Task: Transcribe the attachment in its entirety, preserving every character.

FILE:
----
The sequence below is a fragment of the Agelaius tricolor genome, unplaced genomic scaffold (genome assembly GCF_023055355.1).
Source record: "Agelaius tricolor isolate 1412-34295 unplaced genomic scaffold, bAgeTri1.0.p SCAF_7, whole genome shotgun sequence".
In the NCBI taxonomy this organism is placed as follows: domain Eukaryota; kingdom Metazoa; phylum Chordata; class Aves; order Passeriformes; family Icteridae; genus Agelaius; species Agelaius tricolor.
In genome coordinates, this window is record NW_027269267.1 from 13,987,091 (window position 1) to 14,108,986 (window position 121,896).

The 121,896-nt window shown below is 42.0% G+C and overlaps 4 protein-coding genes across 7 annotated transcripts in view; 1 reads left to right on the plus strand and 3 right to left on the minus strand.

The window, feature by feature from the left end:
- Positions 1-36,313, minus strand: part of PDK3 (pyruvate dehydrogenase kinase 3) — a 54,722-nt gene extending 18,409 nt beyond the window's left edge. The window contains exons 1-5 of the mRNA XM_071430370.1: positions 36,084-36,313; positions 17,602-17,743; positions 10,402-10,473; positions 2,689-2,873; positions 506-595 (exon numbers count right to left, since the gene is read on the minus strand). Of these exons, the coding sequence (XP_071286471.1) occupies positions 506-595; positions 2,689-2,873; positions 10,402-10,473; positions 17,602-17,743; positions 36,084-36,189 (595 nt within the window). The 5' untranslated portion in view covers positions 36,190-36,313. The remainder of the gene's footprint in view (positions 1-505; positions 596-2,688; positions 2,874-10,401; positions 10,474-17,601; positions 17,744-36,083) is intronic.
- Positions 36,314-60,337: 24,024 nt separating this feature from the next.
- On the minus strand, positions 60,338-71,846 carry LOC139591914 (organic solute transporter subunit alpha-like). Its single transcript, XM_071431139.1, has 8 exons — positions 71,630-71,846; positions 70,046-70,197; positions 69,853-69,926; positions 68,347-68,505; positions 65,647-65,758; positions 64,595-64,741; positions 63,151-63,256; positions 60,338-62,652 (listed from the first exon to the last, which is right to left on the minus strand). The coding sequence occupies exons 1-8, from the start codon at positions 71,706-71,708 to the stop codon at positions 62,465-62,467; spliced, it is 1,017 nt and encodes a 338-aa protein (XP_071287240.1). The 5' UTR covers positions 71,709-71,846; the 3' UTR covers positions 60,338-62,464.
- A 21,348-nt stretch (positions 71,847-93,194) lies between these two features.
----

The sequence below is a fragment of the Agelaius tricolor genome, unplaced genomic scaffold (genome assembly GCF_023055355.1).
Source record: "Agelaius tricolor isolate 1412-34295 unplaced genomic scaffold, bAgeTri1.0.p SCAF_7, whole genome shotgun sequence".
In the NCBI taxonomy this organism is placed as follows: domain Eukaryota; kingdom Metazoa; phylum Chordata; class Aves; order Passeriformes; family Icteridae; genus Agelaius; species Agelaius tricolor.
In genome coordinates, this window is record NW_027269267.1 from 13,987,091 (window position 1) to 14,108,986 (window position 121,896).

The 121,896-nt window shown below is 42.0% G+C and overlaps 4 protein-coding genes across 7 annotated transcripts in view; 1 reads left to right on the plus strand and 3 right to left on the minus strand.

The window, feature by feature from the left end:
- Positions 1-36,313, minus strand: part of PDK3 (pyruvate dehydrogenase kinase 3) — a 54,722-nt gene extending 18,409 nt beyond the window's left edge. The window contains exons 1-5 of the mRNA XM_071430370.1: positions 36,084-36,313; positions 17,602-17,743; positions 10,402-10,473; positions 2,689-2,873; positions 506-595 (exon numbers count right to left, since the gene is read on the minus strand). Of these exons, the coding sequence (XP_071286471.1) occupies positions 506-595; positions 2,689-2,873; positions 10,402-10,473; positions 17,602-17,743; positions 36,084-36,189 (595 nt within the window). The 5' untranslated portion in view covers positions 36,190-36,313. The remainder of the gene's footprint in view (positions 1-505; positions 596-2,688; positions 2,874-10,401; positions 10,474-17,601; positions 17,744-36,083) is intronic.
- Positions 36,314-60,337: 24,024 nt separating this feature from the next.
- On the minus strand, positions 60,338-71,846 carry LOC139591914 (organic solute transporter subunit alpha-like). Its single transcript, XM_071431139.1, has 8 exons — positions 71,630-71,846; positions 70,046-70,197; positions 69,853-69,926; positions 68,347-68,505; positions 65,647-65,758; positions 64,595-64,741; positions 63,151-63,256; positions 60,338-62,652 (listed from the first exon to the last, which is right to left on the minus strand). The coding sequence occupies exons 1-8, from the start codon at positions 71,706-71,708 to the stop codon at positions 62,465-62,467; spliced, it is 1,017 nt and encodes a 338-aa protein (XP_071287240.1). The 5' UTR covers positions 71,709-71,846; the 3' UTR covers positions 60,338-62,464.
- A 21,348-nt stretch (positions 71,847-93,194) lies between these two features.